Well, I’ll admit I didn’t see that coming.
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I can appreciate being played. When it’s done well. And this was done pretty well, overall.
I thought I had it figured out. It was obvious to me that Burnham had to be the Red Angel because every appearance either had to do with her safety (appearing to Spock as a child so he could tell Sarek where to find her) or she was present/involved.
The exception, of course, was the Red Angel saving the Terralysium residents during World War 3, a detail the combined Discovery -Section 31 team conveniently ignored when formulating the mousetrap plan.
There’s been a lot of Star Trek: Discovery in the news recently. Almost like they wanted to create some buzz just as the final batch of episodes landed, answering the driving questions of the season.
First, there was the renewal announcement which is gratifying since this is definitely a Trek series going boldly where none have gone before.
In addition, the promotion of Michelle Paradise to co-showrunner is an exciting development.
Then came the news (?) that Captain Pike as played by Anson Mount would not be returning in Season 3.
Don’t get me wrong, I’ve loved Pike. He’s been personable and responsible and an exemplary Starfleet captain in every respect.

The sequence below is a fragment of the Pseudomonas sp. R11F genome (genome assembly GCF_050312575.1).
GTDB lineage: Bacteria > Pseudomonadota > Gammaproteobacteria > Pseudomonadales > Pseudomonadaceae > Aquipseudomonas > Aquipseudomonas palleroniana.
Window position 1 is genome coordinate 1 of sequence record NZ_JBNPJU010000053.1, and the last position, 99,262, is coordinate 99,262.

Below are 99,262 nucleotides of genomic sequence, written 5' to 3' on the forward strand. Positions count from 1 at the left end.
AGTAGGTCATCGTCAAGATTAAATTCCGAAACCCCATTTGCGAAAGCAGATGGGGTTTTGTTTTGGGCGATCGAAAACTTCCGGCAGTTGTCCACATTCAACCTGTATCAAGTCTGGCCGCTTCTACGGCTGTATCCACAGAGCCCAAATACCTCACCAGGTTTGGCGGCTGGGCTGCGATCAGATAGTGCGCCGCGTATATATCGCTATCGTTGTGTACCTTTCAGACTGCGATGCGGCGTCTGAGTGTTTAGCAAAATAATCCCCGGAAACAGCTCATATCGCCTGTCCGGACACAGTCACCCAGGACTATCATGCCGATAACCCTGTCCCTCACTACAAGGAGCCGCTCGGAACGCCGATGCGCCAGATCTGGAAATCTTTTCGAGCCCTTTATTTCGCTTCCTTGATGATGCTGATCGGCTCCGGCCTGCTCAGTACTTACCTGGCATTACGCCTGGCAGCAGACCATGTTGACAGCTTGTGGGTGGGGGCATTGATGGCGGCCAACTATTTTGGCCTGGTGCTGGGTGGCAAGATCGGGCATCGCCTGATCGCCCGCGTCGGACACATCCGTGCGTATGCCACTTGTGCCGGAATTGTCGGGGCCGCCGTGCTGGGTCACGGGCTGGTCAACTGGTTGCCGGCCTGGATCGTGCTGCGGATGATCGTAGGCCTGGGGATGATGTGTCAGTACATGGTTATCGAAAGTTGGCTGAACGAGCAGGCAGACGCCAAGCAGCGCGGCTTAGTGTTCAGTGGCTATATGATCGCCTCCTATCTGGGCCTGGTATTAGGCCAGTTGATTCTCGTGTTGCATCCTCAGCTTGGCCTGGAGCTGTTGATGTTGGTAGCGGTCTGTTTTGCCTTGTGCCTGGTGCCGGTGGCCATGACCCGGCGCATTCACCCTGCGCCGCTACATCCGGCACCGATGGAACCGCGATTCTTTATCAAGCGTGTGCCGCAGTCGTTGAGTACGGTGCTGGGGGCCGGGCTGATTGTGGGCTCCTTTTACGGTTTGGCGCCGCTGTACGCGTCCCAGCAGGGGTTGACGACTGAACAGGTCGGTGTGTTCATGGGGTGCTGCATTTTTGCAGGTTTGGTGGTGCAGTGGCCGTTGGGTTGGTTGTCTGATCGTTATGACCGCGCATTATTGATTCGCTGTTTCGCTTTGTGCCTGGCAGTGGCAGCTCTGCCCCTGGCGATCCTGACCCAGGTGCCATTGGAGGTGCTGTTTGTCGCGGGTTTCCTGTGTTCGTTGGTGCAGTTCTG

As a bonus, he’s got great comedic timing and his ability to adapt to some extreme (and, frankly, ridiculous) circumstances has been awesome.
Saru: Questions or concerns before we depart, Captain?
Pike: If you’re telling me that this ship can skip across the universe on a highway made of mushrooms, I kind of have to go on faith.
But canon tells us that he’s the captain (however short-lived that turns out to be) of the U.S.S. Enterprise.
His time on the Discovery was understood to be finite.
Apparently, Discovery’s captains last about as long as Spinal Tap’s drummers.
Thankfully, Saru was only Acting Captain at the end of Star Trek: Discovery Season 1 as they were en route to pick up their captain when the Enterprise appeared.
As for Rebecca Romijn’s Number One, unless she makes a significant appearance in the final arc of the season, she’s only been on Star Trek: Discovery Season 2 Episode 4.
Her departure doesn’t make much of a ripple for me.
Hot on the heels of these major (if not totally surprising) announcements about the future of Star Trek: Discovery, the show doubled down on their commitment to the time-traveling Littlest Hobo-style savior known so far only as the Red Angel.
Compared to the Klingon conflict and Mirror Universe adventure of Star Trek: Discovery Season 1, this season has been both mystery and treasure hunt with its true antagonist masked behind the sinister aura of Section 31.
To be fair, Section 31 hasn’t been forthcoming about ANYTHING (EVER).
This is illustrated perfectly when they disclose that the Red Angel suit was technology they created themselves. Seriously?
This led to Burnham confronting Leland about what he (still) wasn’t sharing about the Red Angel.
And there was definitely something satisfying about her punching him out twice, once for each of the biological parents she lost due to his negligence.
Georgiou’s presence on any mission is always to provide a variety of scenarios.